The functions included in this category actually concern three different aspects:

Memory management:

Connection management:

Segment events

Shared memory operations:

Memory and connection management functions affect the state of a local segment, whose state diagram is shown in the figure below.

State diagram for a local segment

The state of a remote segment, shown in figure below, depends on what happens on the network or on the node where the segment physically resides. The transitions sci_segment_cb_reason_t are marked with callback reasons between the remote segment states.

State diagram for a remote segment

The transitions are marked with callback reasons. SCIDisconnectSegment can be called from each state to exit the state diagram.

Direct Memory Access (DMA)

PIO (Programmed IO) has the lowest overhead and lowest latency accessing remote memory. The drawback of the PIO data transfers is that the CPU is busy reading or writing data from or to remote memory. An alternative is to use a DMA engine if this is available. The application specifies a queue of data transfers and passes it to the DMA engine. Then the CPU is free either to wait for the completion of the transfer or to do something else. In the latter case it is possible to specify a callback function that is invoked when the transfer has finished. DMA has high start up cost compared to using PIO and is normally only recommended for larger transfers.

DMA is an optional feature implemented with some PCIe chipsets only. Some systems also have a "System DMA" engine. The SISCI API DMA functionality are available on all platforms supporting PCIe DMA or System DMA that is integrated and supported with the SISCI driver stack. SISCI DMA transfer functions will fail if there is no supported DMA engine available.


Triggering an interrupt on a remote node should be considered a fast way to notify an application running remotely that something has happened. An interrupt is identified by a unique number and this is practically the only information an application gets when it is interrupted, either synchronously or asynchronously. The SISCI API contains two types if interrupt, with and without data.

Interrupts with no data:

Interrupts with data:

Device to Device transfers

The SISCI API supports setting up general IO devices to communicate directly, device to device - peer to peer communication. The alternative model, using the main memory as the intermediate buffer has significant overhead. The devices communicating can be placed in the same host or in different hosts interconnected by the shared memory fabric.

Peer to peer functionality is an optional PCI Express feature, please ensure your computer supports peer to peer transfers (Ask you system vendor).

Please consult the rpcia.c example program found in the software distribution for more information on how to set up Device to Device transfers or access remote physical memory devices.

Reflective Memory / Multicast

The SISCI API supports setting up Reflective Memory / Multicast transfers.

The Dolphin PCI Express IX, MX and PX product families supports multicast operations as defined by the PCI Express Base Specification 2.1. Dolphin has integrated support for this functionality into the SISCI API specification to make it easily available to application programmers. The multicast functionality is also available with some OEM hardware configurations. (Please check with you hardware vendor if multicast is available for your configuration). SISCI functions will typically return an error if the multicast functionality is not available.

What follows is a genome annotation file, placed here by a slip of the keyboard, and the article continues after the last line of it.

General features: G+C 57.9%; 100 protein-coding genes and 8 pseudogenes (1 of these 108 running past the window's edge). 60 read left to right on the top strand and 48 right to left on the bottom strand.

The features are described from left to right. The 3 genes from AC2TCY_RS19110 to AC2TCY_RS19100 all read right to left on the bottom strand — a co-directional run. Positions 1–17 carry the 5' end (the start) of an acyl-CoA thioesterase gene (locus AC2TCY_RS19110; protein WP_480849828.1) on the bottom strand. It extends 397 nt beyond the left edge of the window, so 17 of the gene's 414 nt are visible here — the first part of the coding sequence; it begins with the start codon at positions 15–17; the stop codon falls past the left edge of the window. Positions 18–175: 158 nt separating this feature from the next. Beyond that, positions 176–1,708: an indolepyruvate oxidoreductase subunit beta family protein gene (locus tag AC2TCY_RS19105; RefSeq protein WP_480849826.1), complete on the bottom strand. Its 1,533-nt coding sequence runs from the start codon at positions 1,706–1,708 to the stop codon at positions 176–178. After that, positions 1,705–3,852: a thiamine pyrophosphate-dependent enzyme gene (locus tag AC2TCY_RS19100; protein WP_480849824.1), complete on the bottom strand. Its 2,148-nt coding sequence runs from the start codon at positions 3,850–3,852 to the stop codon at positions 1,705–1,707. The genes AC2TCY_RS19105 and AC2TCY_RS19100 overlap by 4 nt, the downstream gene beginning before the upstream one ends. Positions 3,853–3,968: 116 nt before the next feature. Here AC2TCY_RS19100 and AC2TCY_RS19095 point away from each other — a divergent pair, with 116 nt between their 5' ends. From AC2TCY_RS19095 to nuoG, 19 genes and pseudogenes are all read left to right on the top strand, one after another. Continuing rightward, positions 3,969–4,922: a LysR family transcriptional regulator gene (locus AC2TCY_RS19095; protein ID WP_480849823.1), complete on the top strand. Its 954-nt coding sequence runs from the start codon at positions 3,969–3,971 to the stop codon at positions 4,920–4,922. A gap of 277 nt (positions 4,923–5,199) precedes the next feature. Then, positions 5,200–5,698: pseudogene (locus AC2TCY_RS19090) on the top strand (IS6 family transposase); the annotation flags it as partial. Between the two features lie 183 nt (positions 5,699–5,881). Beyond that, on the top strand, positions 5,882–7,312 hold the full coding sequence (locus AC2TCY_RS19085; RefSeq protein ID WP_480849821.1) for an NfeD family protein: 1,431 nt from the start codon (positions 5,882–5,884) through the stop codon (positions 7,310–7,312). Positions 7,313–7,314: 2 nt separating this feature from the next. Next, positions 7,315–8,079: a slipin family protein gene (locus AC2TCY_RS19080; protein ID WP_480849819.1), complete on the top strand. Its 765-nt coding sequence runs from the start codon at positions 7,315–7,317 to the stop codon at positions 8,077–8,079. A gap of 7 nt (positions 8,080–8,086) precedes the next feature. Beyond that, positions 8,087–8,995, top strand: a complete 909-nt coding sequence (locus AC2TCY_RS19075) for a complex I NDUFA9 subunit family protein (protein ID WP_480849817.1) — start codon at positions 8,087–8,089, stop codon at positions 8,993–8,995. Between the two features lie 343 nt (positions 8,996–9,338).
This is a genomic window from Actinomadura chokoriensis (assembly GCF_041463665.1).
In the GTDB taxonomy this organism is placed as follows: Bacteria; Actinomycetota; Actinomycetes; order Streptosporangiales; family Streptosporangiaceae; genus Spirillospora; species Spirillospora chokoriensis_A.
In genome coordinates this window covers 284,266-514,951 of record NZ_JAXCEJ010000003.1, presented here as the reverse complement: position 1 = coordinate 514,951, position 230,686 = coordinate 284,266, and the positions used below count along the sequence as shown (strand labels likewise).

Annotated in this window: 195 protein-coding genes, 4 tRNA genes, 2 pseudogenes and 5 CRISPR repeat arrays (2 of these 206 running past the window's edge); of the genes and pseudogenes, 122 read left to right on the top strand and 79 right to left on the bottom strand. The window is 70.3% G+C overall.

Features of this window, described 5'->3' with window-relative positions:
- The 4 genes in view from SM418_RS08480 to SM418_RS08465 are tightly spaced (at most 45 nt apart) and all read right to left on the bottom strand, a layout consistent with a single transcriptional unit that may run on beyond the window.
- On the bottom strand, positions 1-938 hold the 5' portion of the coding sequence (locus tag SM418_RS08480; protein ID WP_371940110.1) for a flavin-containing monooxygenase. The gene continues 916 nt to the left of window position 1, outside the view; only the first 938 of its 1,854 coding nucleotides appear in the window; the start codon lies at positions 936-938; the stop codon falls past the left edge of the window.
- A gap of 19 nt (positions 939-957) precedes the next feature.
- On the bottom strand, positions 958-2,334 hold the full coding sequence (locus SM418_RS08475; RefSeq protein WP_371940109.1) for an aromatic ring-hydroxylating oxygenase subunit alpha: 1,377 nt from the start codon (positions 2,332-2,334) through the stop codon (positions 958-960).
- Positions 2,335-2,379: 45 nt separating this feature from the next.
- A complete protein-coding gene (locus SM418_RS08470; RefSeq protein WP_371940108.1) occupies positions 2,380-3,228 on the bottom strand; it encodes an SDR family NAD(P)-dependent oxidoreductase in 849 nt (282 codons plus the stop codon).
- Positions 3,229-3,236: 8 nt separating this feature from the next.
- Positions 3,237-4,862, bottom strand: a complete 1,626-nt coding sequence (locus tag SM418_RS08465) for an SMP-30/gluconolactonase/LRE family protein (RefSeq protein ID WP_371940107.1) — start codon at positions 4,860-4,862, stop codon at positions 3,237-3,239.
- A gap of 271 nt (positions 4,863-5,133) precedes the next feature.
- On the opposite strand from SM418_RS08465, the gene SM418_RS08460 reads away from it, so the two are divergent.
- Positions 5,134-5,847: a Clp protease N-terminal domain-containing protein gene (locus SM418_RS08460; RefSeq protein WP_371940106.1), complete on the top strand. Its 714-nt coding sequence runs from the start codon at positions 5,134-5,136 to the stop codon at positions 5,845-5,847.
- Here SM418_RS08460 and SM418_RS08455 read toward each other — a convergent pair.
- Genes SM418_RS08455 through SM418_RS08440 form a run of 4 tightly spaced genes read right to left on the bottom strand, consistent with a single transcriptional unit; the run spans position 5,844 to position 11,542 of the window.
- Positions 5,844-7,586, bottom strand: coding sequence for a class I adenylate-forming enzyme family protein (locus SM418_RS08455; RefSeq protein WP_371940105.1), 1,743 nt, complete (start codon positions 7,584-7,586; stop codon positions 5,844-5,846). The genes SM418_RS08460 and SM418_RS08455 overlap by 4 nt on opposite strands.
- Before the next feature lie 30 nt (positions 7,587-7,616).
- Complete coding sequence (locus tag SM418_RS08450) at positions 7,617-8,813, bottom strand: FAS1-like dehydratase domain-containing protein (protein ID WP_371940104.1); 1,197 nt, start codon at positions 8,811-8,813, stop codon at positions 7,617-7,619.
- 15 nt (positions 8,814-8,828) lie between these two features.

There are no special functions to to set up the Reflective Memory, programmers just need to use the flag SCI_FLAG_BROADCAST when SCICreateSegment() and SCIConnectSegment() is called.

For reflective memory operations, the NodeId parameter to SCIConnectSegment() should be set to DIS_BROADCAST_NODEID_GROUP_ALL

PCI Express based multicast uses the server main memory or a PCI Express device memory (e.g. a FPGA, GPU buffer) as the multicast memory.

PCI Express muticast transfers can be generated by the CPU, a DMA controller or any type of PCIe device that can generate PCIe TLPs.

Please consult the reflective memory white papers available at and example programs found in the software distribution for more information on how to use the reflective memory functionality.

Support Functions

The SISCI API provide support / helper functions that may be useful.


NOTE: The SmartIO SISCI API extension is currently not finalized and may change in future releases without warning!

The SmartIO functionality was introdued with eXpressWare 5.5.0 and is currently only availale with Linux, but may be ported to other operating systems in the future.

SmartIO is currently supported with all Dolphins PXH and MXH NTB eneabled PCIe cards and licensed to selected OEM solutions based on Broadcom or Microsemi PCIe chipsets.

Please contact Dolpin if you interested in the SmartIO functionality.

The SISCI API SmartIO extension exposes features from the SmartIO module, if present. These functions are appropriate to use in order to gain low level access to devices. They can be used to write user space drivers using SISCI. The functions will work on devices anywhere in the cluster and multiple nodes can access the same device at the same time. In general, the SmartIO API will reuse 'normal' SISCI features where possible. For instance, device BAR registers are exposed as segments. The main SmartIO module must be configured in order for this API to function.

SmartIO devices are represented in SISCI as sci_device_t handles. This handle is initialized by borrowing the device, and released when the device is returned.

Once a device has been borrowed, it's BARs can be accessed through a remote segment. To connect to these segments, the following function must be used. After connecting the segment is to be treated as any other remote segment.

The device may also perform DMA to both local and remote segments. This must be set up by functions that map the given segment and provide the caller with the address to be used by the device to reach the given segment.

Special Functions

Some special functions exists, these are available for all platforms and operating systems, but may only be needed for special environments or purposes.

The following function can be used to synchronize the CPU memory cache on systems without coherent IO (Nvidia Jetson Tegra TK1,TX1,TX2).